What if you could give your janky old laptop PC a fresh-faced Chrome OS-inspired makeover? That's the promise of CloudReady, a free operating system based on the open-source Chromium OS that essentially converts legacy Windows, Macs, and even older Chrome OS devices into brand-new Chromebooks. Now Neverware, the company behind the endeavor, has announced that it's officially joining up with Google — but there may be some unwanted consequences for consumers.
Up until now, anyone with an aging device that's slowing down (and supported) has been able to download and install CloudReady Home edition for free. Especially in our current times when kids and grownups alike need solid computers to get work done at home, Neverware offered a reliable and relatively easy solution at no charge. We even created a guide to the process earlier this year.
For Windows users, installing CloudReady is as simple as starting up its automated USB installer.
Now that the company is a part of Google, the future of the Home Edition is clouded. According to a support page answering questions about the transition process, Neverware states that there are "no changes to the Home Edition at this time," but that's only discussing the short term — leaving the door open for things to change later on.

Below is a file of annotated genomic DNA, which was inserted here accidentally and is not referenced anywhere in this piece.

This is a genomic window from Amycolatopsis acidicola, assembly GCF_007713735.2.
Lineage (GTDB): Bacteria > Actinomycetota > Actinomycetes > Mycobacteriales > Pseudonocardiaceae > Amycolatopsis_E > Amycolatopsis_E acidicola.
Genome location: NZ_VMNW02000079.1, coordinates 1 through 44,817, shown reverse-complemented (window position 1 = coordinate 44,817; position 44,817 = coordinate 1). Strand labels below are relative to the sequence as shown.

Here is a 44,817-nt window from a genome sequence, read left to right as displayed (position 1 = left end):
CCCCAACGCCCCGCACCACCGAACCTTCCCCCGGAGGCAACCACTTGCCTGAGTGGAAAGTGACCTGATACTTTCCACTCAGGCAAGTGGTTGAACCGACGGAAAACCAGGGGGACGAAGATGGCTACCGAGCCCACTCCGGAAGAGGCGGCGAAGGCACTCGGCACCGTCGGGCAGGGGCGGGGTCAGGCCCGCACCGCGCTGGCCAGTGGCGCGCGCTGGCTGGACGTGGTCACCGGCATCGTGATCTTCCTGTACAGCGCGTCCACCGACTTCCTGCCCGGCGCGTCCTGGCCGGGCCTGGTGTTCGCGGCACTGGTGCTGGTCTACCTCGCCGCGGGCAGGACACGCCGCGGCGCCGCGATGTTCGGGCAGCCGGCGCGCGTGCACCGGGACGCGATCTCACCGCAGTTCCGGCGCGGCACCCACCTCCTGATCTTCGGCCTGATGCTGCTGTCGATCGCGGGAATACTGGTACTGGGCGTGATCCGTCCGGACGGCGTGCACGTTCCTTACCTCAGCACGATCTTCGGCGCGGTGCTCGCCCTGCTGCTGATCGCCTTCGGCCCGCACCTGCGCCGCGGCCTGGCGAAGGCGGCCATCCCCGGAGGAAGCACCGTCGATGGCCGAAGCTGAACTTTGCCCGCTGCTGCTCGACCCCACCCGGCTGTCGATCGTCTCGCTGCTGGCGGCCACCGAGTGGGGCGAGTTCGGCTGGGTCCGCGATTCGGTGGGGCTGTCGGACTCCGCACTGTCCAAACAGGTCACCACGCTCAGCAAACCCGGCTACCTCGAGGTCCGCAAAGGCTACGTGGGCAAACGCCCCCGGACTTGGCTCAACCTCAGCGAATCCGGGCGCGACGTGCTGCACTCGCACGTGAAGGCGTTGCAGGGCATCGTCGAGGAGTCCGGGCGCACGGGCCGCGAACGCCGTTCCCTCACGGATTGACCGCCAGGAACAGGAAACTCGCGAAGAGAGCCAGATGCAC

Neverware sells Enterprise and Education editions of its software, too. The company says that existing multi-year license agreements will be honored by Google, and that there are no other changes to plans or pricing to announce at this time. CloudReady will continue to be supported as usual for the foreseeable future, with the goal of becoming an "official Chrome OS offering" in the long term. As that occurs, existing customers should be able to seamlessly switch over to Google's implementation of the software solution.
While there are valid concerns about Google's reputation for shutting down projects, there are also some positives that could come about due to the merger. Android apps and the Play Store have never been supported on CloudReady, but now that it's an official branch of Google, it seems plausible that this could change sometime down the line.
Additionally, this news could open up the possibility for Google to extend the EOL dates for existing Chrome OS devices — Neverware supports its certified hardware for up to 13 years from the original release date, which would make for a solid step up. And since CloudReady runs on Windows and Mac machines, Google might even unveil an official way to easily convert those devices into Chromebooks — which, given a proper marketing campaign, could help skyrocket the success of Chrome OS overnight.
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